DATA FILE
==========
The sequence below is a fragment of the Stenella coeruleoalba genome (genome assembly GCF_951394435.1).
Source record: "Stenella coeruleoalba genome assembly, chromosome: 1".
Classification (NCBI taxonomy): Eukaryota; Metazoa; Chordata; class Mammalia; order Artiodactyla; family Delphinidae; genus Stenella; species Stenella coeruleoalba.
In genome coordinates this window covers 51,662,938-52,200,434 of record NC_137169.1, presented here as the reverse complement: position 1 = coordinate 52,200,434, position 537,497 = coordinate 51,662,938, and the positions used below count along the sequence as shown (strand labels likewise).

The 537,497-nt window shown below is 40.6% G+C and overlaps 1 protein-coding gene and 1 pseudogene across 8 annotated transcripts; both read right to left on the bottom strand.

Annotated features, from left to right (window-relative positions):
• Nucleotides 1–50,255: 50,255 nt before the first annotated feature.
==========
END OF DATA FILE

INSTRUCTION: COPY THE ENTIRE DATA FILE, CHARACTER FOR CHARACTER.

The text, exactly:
The sequence below is a fragment of the Stenella coeruleoalba genome (genome assembly GCF_951394435.1).
Source record: "Stenella coeruleoalba genome assembly, chromosome: 1".
Classification (NCBI taxonomy): Eukaryota; Metazoa; Chordata; class Mammalia; order Artiodactyla; family Delphinidae; genus Stenella; species Stenella coeruleoalba.
In genome coordinates this window covers 51,662,938-52,200,434 of record NC_137169.1, presented here as the reverse complement: position 1 = coordinate 52,200,434, position 537,497 = coordinate 51,662,938, and the positions used below count along the sequence as shown (strand labels likewise).

The 537,497-nt window shown below is 40.6% G+C and overlaps 1 protein-coding gene and 1 pseudogene across 8 annotated transcripts; both read right to left on the bottom strand.

Annotated features, from left to right (window-relative positions):
• Nucleotides 1–50,255: 50,255 nt before the first annotated feature.